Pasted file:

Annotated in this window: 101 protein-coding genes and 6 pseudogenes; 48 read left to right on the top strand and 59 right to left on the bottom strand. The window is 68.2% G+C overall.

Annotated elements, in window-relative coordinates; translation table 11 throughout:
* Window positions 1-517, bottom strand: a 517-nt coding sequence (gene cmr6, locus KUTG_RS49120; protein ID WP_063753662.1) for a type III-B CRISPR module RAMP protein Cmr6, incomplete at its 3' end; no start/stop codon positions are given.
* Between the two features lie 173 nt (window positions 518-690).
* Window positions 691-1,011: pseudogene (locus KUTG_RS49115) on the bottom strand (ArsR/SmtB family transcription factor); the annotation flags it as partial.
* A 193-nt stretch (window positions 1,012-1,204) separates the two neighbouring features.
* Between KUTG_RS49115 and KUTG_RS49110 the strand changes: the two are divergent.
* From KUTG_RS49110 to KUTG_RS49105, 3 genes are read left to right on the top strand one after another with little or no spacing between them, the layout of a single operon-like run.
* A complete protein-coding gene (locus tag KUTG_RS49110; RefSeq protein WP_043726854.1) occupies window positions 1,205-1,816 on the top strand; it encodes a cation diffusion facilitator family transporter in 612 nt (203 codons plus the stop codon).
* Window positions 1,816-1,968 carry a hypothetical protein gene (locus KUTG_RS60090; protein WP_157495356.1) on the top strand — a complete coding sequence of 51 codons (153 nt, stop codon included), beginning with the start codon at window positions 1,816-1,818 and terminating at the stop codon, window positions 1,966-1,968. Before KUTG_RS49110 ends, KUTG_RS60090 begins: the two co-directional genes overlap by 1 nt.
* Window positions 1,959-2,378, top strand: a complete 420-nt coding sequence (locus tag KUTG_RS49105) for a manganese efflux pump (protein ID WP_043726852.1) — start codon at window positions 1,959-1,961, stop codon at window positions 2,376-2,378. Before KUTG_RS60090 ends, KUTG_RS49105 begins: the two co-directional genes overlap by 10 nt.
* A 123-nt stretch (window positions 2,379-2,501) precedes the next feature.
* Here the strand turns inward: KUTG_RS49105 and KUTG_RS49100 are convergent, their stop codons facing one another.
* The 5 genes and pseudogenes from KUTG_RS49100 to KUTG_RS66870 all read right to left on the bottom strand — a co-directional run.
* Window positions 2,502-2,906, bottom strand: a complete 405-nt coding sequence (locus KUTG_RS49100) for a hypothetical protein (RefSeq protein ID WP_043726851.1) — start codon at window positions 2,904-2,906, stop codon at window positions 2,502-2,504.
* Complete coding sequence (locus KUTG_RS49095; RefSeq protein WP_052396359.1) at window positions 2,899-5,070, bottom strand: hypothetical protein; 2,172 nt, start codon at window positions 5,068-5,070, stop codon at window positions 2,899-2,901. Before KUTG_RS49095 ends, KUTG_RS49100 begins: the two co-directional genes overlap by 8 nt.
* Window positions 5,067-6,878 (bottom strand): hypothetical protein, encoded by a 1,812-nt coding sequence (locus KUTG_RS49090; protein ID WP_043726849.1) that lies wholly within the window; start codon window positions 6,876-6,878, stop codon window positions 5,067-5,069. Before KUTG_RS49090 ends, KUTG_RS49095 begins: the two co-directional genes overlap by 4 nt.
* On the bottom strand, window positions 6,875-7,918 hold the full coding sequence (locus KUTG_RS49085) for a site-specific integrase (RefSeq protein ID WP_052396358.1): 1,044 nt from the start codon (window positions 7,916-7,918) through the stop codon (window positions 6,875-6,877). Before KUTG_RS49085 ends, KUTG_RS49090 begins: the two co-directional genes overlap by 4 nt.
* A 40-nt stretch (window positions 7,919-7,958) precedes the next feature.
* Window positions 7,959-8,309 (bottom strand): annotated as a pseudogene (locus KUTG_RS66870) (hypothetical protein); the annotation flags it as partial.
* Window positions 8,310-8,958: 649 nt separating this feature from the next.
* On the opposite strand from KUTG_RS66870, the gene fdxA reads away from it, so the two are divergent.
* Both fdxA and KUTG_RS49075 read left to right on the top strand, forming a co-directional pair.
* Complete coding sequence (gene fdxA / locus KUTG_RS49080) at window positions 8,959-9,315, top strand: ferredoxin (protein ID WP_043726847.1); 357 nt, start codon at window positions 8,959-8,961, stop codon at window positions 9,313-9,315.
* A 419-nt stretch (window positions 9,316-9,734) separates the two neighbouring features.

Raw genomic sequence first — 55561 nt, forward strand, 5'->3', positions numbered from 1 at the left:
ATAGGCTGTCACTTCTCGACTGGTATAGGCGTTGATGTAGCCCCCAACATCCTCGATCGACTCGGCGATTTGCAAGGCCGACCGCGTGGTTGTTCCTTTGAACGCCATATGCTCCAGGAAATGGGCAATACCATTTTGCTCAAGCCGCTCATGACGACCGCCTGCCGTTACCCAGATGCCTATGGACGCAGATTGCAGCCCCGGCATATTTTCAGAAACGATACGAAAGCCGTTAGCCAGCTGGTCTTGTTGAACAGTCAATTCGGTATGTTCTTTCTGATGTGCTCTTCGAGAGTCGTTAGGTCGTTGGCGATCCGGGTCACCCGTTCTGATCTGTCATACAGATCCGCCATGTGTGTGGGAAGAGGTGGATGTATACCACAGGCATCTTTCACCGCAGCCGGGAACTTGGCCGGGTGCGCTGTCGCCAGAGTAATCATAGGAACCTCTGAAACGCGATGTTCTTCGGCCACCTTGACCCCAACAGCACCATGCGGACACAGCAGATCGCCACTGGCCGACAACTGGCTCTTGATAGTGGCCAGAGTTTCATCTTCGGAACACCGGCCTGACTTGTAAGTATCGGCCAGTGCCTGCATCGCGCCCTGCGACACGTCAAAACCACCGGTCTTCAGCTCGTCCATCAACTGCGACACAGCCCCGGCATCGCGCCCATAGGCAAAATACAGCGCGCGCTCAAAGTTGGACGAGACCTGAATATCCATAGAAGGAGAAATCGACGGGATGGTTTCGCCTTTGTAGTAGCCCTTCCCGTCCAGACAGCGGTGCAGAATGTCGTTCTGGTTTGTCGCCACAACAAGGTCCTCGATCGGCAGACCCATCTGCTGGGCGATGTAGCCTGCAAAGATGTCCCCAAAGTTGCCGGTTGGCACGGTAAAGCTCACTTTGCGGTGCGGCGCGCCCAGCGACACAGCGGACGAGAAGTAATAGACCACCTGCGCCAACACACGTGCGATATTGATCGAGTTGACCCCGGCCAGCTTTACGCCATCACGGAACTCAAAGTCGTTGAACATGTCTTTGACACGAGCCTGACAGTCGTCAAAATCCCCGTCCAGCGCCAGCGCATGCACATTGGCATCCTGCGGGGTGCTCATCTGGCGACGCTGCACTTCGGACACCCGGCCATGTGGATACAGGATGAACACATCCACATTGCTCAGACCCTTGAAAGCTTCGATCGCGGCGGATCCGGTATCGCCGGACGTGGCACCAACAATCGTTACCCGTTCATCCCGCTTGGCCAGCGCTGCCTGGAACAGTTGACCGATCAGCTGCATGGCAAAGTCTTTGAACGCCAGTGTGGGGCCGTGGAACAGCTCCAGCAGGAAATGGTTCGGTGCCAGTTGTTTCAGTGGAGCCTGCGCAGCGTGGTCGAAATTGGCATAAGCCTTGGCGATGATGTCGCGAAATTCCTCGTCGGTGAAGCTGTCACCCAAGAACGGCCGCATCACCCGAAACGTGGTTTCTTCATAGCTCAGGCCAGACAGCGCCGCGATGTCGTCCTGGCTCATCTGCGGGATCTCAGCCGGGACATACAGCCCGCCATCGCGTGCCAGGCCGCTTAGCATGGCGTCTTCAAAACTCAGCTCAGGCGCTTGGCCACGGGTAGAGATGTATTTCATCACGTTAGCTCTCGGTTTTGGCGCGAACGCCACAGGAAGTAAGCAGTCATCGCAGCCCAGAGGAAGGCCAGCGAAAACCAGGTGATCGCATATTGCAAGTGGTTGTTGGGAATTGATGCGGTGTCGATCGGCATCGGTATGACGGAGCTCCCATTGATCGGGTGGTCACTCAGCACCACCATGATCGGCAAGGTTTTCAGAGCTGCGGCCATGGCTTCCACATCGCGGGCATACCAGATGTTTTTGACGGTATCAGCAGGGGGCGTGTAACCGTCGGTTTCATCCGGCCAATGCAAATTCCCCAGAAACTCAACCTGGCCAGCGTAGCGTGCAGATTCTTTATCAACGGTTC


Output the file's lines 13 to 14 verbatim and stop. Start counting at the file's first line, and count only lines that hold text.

* Here the strand turns inward: KUTG_RS49105 and KUTG_RS49100 are convergent, their stop codons facing one another.
* The 5 genes and pseudogenes from KUTG_RS49100 to KUTG_RS66870 all read right to left on the bottom strand — a co-directional run.